About 16:30 local time on Monday, four junior police officers went for a routine visit to a rural property in a remote Australian area called Wieambilla.
Within hours six people would be dead.
Two officers were shot and killed, as was a concerned neighbour, before a long siege ended with specialist police fatally shooting three suspects.
As Australians grapple with shock and grief, they are asking how and why such an incident occurred.
The officers travelled to the property – about 270km (168 miles) west of Brisbane, Queensland – to check on a man who had been reported missing in New South Wales.
"For us, this was a standard job. We go to thousands of these every week," Queensland Police Commissioner Katarina Carroll has said.
The four officers – from two different local stations – met up on a dirt road outside the property before heading up its long driveway.
After leaving their cars and approaching the house, they were inundated with gunfire, authorities say.
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An aerial view of the crime scene
Two constables – Matthew Arnold, 26, and Rachel McCrow, 29 – were hit immediately. A third officer – Keely Brough, 28 – ran to find cover. The fourth – Randall Kirk, also 28 – was able to retreat into his car, suffering a bullet wound to his leg on the way.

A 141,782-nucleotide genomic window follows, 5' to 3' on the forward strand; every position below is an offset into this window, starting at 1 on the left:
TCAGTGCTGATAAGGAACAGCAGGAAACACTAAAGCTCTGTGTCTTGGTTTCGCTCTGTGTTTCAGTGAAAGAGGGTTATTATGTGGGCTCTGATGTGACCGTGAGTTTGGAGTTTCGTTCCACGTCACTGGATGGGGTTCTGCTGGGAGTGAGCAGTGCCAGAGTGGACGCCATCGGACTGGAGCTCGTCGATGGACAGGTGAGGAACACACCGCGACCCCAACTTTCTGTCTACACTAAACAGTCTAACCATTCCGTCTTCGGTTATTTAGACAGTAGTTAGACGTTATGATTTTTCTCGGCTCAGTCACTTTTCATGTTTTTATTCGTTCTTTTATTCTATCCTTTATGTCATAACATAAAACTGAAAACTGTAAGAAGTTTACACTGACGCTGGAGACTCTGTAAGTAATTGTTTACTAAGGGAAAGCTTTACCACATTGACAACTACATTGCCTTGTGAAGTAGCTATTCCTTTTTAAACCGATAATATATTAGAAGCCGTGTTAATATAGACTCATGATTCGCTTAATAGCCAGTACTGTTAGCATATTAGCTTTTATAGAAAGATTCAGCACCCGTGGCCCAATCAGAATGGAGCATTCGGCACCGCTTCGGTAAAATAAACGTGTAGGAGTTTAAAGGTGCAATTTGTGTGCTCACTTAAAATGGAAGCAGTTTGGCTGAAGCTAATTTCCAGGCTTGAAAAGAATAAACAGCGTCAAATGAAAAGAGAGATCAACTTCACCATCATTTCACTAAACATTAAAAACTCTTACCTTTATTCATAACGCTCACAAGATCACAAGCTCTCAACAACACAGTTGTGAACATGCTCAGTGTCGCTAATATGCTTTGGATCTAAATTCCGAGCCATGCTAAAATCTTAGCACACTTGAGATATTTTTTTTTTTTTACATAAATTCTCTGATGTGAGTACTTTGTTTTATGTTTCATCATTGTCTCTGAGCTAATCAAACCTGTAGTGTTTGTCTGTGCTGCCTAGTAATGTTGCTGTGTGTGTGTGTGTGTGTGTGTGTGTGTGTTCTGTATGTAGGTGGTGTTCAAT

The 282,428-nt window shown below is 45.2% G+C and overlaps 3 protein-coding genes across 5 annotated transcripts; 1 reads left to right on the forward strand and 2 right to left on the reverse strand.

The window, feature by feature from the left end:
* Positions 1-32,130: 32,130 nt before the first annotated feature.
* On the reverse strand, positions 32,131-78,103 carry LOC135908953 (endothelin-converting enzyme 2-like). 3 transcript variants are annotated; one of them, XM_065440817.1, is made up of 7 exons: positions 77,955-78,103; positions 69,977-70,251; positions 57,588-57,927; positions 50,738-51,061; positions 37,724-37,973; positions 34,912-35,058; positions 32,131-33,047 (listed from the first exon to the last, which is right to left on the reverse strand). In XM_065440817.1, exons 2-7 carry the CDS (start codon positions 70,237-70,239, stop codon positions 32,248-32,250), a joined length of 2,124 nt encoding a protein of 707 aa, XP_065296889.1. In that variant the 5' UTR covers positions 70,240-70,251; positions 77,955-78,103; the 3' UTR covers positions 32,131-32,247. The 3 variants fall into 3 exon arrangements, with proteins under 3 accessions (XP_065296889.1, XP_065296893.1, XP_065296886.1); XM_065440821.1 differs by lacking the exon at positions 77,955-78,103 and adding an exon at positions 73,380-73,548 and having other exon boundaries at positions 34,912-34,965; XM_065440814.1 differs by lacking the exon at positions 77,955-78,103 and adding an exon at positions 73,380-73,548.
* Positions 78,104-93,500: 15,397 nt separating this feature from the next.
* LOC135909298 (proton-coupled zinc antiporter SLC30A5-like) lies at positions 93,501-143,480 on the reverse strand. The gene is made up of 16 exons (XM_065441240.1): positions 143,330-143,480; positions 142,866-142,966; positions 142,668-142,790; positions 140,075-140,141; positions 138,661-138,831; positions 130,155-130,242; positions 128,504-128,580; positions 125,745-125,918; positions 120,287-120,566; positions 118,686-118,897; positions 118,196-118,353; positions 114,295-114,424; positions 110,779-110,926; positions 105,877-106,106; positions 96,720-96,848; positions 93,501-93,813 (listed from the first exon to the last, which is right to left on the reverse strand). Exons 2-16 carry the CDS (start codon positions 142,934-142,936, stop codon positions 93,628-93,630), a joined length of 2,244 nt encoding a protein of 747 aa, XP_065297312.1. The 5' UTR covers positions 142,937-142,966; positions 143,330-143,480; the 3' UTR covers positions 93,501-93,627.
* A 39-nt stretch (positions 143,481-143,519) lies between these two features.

Authorities have confirmed only few details of what happened next, but Queensland Police Union president Ian Leavers has painted a more detailed picture to local media.
"These ruthless, murderous people then went and executed the two police who were on the ground," he told the Australian Broadcasting Corporation (ABC).
Then they tried to flush out Ms Brough – a rookie sworn in only weeks ago – by setting alight bush and grass she was hiding in, Mr Leavers said.
"She did not know whether she was going to be shot, or if she was going to be burnt alive.
"I do know she was sending messages to loved ones, saying… she thought it was her time."
At some point a neighbour, 58-year-old Alan Dare, turned up at the property, reportedly after spotting smoke. He was fatally shot in the back, Mr Leavers said.
Specially trained police soon arrived, and, after a lengthy stand-off, suspects Nathaniel Train, Gareth Train and Stacey Train were fatally shot.
After visiting the crime scene on Tuesday, Ms Carroll said the police officers who had been killed "did not stand a chance". She added: "The fact that two got out alive is a miracle."
Mr Arnold and Ms McCrow were relatively new to the police force, but they were much loved by their colleagues, the commissioner said.
"Both under 30 years of age. Both had wonderful careers and lives ahead of them."
Mr Dare's sister Robynne, meanwhile, has spoken of his "caring" nature: "Al would go out of his way to help whoever he could."
Prime Minister Anthony Albanese said it was devastating, particularly for the relatives and friends of those "murdered in this atrocity".
Constable Brough was discharged from hospital on Tuesday. Constable Kirk was due to be released on Wednesday after surgery, a police statement said.
"I'm feeling fine, just a little sore. My main thoughts are with the other police families at this awful time," he said.